constant demands made upon us for teachers for the public schools. 
I am today in receipt of a letter from the Superintendent of Schools 
in one of the thriving towns of North Carolina, in which he asks me 
to send him several competent teachers, and I have only one in mind 
to recommend. 

You will be interested to learn that the Slater appropriation 
which has for several years been 12,500, has been increased to 
$3,000 on condition that we will raise $500 additional. You will 

call to mind that last year I reported a large deficit in the Law 
Department and suggested the possibility of the closing up of this 
department. The class during the past year was one of the largest 
we have had, and this department closes the year in a better financial 
condition than before on account of the increased size of the class 
and a satisfactory financial arrangement with Prof. E. A. Johnson, 
the Dean. 

The moral and religious welfare of the student body is of the 
highest importance and this has been fully realized by every member 
of the faculty. Scholarship, without morality and Christianity, is 
power without a directing and controlling principle. It is gratifying 
to know that this belief is so generally held by Shaw graduates and 
students. The religious life and atmosphere of the institution is 
prized by them and frequently referred to as the most valuable 
feature of life at the University. . Scholarship is not however sacri- 
ficed, for thirty-one graduates were sent out at the April and May 
commencements. The Y. M. C. A., the temperance society, the 
literary societies and prayer meetings have been well sustained. 
With very few exceptions, the entire student body are professed 

The character and conduct of the students has been very satis- 
factory throughout the entire year. On one or two occasions, when 
there were violations of rules, the students generally by their words 
and conduct expressed their disapproval so effectively that the 
offenders thought it best to take their departure quietly and sud- 

At the preseut time, when race prejudice is so strong and attention 
is so constantly called to the shortcomings of some members of the 
race, I wish to put on record my belief which is derived from my own 
personal experience and observation. The statement is frequently 
seen in the press that nearly all colored women are lewd and that 
practically all colored people will steal and lie and that they gen- 
erally condone these evils. I have been in constant touch with 
young people since 1869: From 1869-1889 in Massachusetts and 
Maine, with the best white youth; from 1889-1894 with Indian youth 
in Kansas and for nearly a decade with colored young men and 
women at Shaw University. I have found the students at Shaw 
almost without exception clean, pure-minded men and women, 
obedient and of earnest purpose. They compare favorably with 

any bod}' of students I have known in oilier places. Violation of the 
rules of the institution have received the condemnation of the major 
portion of the student body and this has been more marked even on 
the part of the young women than the young men, though it was 
shared by practically all. On a certain occasion, the young women 
believed that one of their number was not of good character snd they 
ostracized her. The faculty made a thorough investigation and 
found that at the very worst the young woman had been imprudent 
and so stated to the young women at the evening devotions. It was 
only after the young woman in question had publicly asked the 
pardon of her fellow students that the incident could be considered 
closed. I have dwelt at length upon the moral character of our stu- 
dents because you ought to know that Shaw is training and sending 
out into the world men and women of good moral and Christian 
character who are not violating the commandments of God or the 
ordinances of men.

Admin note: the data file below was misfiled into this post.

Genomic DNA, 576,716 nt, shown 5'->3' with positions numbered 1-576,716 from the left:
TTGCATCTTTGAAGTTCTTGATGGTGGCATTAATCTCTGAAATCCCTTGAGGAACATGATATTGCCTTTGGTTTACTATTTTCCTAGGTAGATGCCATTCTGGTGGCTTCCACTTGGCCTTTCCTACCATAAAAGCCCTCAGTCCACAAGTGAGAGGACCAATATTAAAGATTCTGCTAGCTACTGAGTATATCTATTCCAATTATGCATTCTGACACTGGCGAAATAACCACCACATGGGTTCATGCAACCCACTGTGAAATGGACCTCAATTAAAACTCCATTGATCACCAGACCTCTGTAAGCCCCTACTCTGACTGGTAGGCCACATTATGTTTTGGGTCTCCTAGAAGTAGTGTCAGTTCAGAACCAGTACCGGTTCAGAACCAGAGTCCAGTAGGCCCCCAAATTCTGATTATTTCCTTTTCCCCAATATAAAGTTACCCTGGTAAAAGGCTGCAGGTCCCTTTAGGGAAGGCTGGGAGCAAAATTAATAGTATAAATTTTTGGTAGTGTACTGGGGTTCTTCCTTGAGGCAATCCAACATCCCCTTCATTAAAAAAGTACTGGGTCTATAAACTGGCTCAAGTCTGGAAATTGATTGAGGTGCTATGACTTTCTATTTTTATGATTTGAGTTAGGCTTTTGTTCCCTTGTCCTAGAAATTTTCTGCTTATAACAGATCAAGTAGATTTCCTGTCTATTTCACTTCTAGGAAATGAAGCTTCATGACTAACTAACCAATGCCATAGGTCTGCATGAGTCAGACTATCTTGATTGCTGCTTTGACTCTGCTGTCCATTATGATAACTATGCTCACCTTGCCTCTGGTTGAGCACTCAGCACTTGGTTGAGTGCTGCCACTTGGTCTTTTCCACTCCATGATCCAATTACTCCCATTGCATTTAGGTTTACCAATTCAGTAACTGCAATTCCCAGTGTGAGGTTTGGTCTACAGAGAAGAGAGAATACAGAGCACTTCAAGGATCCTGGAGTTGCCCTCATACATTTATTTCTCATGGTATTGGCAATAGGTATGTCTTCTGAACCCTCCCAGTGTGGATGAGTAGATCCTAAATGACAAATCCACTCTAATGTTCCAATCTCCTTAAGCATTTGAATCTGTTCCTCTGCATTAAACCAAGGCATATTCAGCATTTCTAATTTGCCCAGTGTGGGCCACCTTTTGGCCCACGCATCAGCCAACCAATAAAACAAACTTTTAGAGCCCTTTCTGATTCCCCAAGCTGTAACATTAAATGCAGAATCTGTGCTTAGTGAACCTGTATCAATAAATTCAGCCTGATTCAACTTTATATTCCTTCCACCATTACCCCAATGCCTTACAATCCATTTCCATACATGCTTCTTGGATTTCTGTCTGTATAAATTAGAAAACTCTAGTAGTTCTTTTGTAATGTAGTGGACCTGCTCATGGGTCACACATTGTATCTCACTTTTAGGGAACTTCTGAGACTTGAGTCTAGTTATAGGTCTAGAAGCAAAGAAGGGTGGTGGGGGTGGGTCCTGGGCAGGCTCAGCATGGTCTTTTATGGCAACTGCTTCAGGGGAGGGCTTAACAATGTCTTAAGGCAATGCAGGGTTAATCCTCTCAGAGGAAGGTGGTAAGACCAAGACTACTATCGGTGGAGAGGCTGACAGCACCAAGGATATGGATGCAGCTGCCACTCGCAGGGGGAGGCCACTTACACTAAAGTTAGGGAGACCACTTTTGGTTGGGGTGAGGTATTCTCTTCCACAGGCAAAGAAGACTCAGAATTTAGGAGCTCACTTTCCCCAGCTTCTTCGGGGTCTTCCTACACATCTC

I append herewith my financial report that has been forwarded to 
Mr. Frank T. Moulton, Treas. A comparison with last year's report 
will show quite an increase in receipts as well as expenditures. If 
we add to the total receipts the gift of Mr. Rockefeller to establish 
the heating plant and the gift of Mr. Porter for its extension to the 
Medical Dormitory, you will see thaft the total receipts for the year 
were more than $55,000. 

Medical Department. 


Tuition $1814.00 

Board 5058.76 

Contributions 1083.35 

Old Accounts 205.50 

Slater Fund 1000.00 

J W Leonard Fund 1 75.00 

Sundries 305.38 



School Supplies 201.49 

Boarding Department 47.96 

Repairs 1130.17 

Student Labor 17.00 


James McKee $650.00 

A. W. Knox 650.00 

K. P. Battle 650.00 

W. I. Royster 650.00 

R. H. Lewis 325.00 

J. M. Pickel 650.00 

A. W. Goodwin 650.00 

Hospital Nurse 176.00 

Janitor Service 1 96.75 

. 4597.75* 


Dissecting Material, Diplomas, Printing, 

Traveling Expenses, etc., Rebates 675.42 


Surplus 2972.20 


Pharmacy Department. 


Tuition $420.0.0 

Board 528,00 

Contributions 50.00 

Old Accounts 98.79 



School Supplies. 20.00 

Boarding Department. '. 6.54 


William Simpson $650.00 

Janitor Service 2G.76 

— 676.76 

Sundries, Diplomas, etc 92.10 


Surplus 301 .39 


Law Department. 


Tuition $320.00 

Board 448.00 

Contributions. 50.00 

Old Accounts 25.00 


Deficit 314.42 



- r- r> 

School Supplies 1 5.7 o 

Boarding Department. 347.10 


E. A. Johnson $650.00 

R. H. Battle 120.00 


Sundries 24.59 


Literary Department. 


Tuition *3011.78 

Board 7781.35 

Contributions 2009.38 

Old Accounts 138.10 

S'ater Fund 1500.00 m 

All other sources G430.66 


Deficit 225.06 



School Supplies $ 420. 11 

Boarding Department 9267.36 

Repairs 3068.92 

Special Improvements 2674.52 

Students' Labor 291.41 


M. L. Hamilton $4 00.00 

1. J. Brown 300.00 

F. N. Walls 400.00 

E. C. Pefirues 400.00 

Five Assistants 790.00 

Other Employees 672.15 


Gratuities in Money and Rebates 263.57 

Sundries, Traveling Expenses, Printing, Diplomas, 

Stationery, etc 1975.84 

Deficit of 1901-02 173.05 



A. 13. II. M. S., $7450.00 

Woman's Society, Chicago 680.00 



Clia*. F. Meserve 2000.00 

N. F. Roberts 650.00 

A . W. Pegues 800.00 

M. D. B >wen 500.00 

C. R. Frazer 400.00 

J. L. Levister 600.00 

G. A. Edwards 800.00 


Ida J. Brown, on account. 300.00 

Jennie M. Linton 350.00 

Abbie L. Williams 450.00 

Alice M. Emerson 200.00 

Emily C. Ayer 400.00 

Emma L. Miller 360.00 

May C. Hamilton 320.00 




Medical Department $ 9641.99 

Pharmacy Department 1096.79 

Law Department 843.00 

Literary Department 17597.68 

Appropriations for Salaries.... 8130.00 


Deficit 540.08 



Medical Department $ 6669.79 

Pharmacy Department , 795.40 

Law Department. 1157.42 

Literary Department 21096.93 

Salaries from Appropriations 8130.00 


Fraternally submitted,